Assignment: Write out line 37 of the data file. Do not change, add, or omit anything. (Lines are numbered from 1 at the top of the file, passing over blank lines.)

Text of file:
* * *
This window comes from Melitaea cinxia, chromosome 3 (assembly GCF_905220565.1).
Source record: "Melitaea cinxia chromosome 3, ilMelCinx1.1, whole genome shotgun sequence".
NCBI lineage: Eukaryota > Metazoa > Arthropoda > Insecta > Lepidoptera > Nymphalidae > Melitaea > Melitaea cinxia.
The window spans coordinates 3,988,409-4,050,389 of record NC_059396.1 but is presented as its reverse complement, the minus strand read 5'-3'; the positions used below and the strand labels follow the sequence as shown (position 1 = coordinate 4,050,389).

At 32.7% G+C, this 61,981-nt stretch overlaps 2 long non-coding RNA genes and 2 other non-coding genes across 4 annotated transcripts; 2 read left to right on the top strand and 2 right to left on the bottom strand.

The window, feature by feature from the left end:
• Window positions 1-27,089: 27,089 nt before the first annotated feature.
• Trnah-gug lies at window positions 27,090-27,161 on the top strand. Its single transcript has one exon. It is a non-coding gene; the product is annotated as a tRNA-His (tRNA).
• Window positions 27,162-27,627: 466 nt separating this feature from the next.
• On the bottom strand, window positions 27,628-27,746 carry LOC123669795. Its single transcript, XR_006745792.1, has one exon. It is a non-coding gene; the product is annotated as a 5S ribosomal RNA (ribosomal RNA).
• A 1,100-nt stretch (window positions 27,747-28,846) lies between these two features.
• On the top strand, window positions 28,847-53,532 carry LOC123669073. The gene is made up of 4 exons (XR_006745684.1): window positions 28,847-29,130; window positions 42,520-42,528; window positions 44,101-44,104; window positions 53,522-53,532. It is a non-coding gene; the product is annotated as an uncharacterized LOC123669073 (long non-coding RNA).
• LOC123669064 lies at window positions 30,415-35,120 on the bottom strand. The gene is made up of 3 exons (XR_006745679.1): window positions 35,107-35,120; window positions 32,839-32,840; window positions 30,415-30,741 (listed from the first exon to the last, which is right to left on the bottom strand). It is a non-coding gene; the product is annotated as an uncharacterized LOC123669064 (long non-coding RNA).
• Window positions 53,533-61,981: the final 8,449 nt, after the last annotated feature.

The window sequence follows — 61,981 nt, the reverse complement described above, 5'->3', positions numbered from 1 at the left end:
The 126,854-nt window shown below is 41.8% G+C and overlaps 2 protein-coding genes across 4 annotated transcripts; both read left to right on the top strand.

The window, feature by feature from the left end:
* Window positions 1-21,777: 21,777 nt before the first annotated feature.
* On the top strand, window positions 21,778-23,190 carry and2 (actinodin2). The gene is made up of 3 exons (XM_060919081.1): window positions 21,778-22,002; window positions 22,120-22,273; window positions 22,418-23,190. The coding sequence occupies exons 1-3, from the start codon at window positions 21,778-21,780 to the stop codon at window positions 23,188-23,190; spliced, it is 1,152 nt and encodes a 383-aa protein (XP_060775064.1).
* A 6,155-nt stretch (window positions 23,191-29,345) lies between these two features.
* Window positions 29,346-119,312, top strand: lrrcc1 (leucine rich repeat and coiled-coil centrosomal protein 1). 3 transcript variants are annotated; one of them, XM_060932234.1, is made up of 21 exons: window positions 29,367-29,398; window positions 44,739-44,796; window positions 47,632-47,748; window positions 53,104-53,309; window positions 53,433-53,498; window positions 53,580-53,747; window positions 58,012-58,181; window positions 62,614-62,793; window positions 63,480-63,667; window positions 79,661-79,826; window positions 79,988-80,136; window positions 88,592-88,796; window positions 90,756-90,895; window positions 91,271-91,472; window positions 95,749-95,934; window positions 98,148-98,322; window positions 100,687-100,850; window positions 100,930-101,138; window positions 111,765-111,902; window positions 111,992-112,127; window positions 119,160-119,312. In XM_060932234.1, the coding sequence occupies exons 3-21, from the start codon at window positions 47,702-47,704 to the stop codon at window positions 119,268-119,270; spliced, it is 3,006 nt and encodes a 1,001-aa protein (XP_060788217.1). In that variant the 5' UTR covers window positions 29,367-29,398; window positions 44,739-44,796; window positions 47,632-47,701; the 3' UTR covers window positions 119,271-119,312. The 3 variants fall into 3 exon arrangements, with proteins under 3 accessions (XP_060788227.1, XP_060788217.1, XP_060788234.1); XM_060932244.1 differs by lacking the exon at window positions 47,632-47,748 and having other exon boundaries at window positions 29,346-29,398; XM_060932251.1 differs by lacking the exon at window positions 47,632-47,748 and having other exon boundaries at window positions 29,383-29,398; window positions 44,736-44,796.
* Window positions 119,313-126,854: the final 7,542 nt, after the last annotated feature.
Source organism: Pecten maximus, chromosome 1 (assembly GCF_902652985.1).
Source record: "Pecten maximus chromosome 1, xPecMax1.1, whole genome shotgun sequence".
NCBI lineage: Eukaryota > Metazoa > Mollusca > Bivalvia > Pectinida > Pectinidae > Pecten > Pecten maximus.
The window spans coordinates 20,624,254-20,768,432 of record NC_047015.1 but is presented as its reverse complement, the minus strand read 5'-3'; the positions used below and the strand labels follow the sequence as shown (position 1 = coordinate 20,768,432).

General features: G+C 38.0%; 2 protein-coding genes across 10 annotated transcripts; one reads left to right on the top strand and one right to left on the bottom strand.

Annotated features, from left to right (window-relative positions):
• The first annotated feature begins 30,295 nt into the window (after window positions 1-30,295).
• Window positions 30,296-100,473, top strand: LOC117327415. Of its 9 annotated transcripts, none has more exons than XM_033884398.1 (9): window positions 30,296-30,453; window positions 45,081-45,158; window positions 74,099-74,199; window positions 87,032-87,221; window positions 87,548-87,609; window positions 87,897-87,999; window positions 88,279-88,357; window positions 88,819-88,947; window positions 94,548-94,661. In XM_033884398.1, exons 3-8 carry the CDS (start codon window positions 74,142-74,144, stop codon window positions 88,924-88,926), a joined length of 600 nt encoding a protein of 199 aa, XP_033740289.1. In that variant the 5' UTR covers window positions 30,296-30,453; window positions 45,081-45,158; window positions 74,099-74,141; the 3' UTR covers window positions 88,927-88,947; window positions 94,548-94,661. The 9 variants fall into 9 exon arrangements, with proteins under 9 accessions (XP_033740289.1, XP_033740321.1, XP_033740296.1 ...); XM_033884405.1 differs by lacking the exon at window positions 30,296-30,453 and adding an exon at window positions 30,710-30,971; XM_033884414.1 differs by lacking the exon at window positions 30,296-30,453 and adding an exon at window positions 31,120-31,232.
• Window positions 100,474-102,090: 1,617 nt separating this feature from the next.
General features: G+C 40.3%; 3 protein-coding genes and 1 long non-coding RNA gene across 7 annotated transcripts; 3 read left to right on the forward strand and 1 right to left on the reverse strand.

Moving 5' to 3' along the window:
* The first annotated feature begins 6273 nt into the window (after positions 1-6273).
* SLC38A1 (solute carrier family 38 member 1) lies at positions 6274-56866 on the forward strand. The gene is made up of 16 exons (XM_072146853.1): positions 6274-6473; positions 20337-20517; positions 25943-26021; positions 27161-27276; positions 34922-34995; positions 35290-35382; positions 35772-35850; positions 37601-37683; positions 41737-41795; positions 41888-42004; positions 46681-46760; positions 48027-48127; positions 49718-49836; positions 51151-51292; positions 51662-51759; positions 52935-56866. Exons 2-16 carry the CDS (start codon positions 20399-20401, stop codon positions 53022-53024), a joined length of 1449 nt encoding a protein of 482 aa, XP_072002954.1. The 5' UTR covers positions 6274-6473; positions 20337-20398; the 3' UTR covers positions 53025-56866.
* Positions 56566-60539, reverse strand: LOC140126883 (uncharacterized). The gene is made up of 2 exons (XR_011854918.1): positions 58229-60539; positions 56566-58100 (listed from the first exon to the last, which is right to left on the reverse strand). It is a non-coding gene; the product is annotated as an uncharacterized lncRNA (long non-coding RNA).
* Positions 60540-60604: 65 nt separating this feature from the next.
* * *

* Positions 60540-60604: 65 nt separating this feature from the next.